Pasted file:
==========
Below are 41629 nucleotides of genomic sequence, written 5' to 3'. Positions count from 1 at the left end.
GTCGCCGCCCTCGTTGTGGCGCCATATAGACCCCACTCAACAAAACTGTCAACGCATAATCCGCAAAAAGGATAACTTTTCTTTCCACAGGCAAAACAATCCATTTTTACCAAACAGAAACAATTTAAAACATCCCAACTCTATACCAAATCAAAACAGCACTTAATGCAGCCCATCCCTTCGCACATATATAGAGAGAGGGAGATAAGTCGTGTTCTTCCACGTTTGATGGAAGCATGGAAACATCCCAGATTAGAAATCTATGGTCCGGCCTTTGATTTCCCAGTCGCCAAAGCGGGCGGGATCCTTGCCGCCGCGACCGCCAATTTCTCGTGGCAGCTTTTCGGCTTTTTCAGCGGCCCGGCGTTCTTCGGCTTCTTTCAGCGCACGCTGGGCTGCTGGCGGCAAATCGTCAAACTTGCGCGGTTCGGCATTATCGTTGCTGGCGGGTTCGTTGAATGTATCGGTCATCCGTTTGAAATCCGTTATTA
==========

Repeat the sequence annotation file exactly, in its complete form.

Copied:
Below are 41629 nucleotides of genomic sequence, written 5' to 3'. Positions count from 1 at the left end.
GTCGCCGCCCTCGTTGTGGCGCCATATAGACCCCACTCAACAAAACTGTCAACGCATAATCCGCAAAAAGGATAACTTTTCTTTCCACAGGCAAAACAATCCATTTTTACCAAACAGAAACAATTTAAAACATCCCAACTCTATACCAAATCAAAACAGCACTTAATGCAGCCCATCCCTTCGCACATATATAGAGAGAGGGAGATAAGTCGTGTTCTTCCACGTTTGATGGAAGCATGGAAACATCCCAGATTAGAAATCTATGGTCCGGCCTTTGATTTCCCAGTCGCCAAAGCGGGCGGGATCCTTGCCGCCGCGACCGCCAATTTCTCGTGGCAGCTTTTCGGCTTTTTCAGCGGCCCGGCGTTCTTCGGCTTCTTTCAGCGCACGCTGGGCTGCTGGCGGCAAATCGTCAAACTTGCGCGGTTCGGCATTATCGTTGCTGGCGGGTTCGTTGAATGTATCGGTCATCCGTTTGAAATCCGTTATTA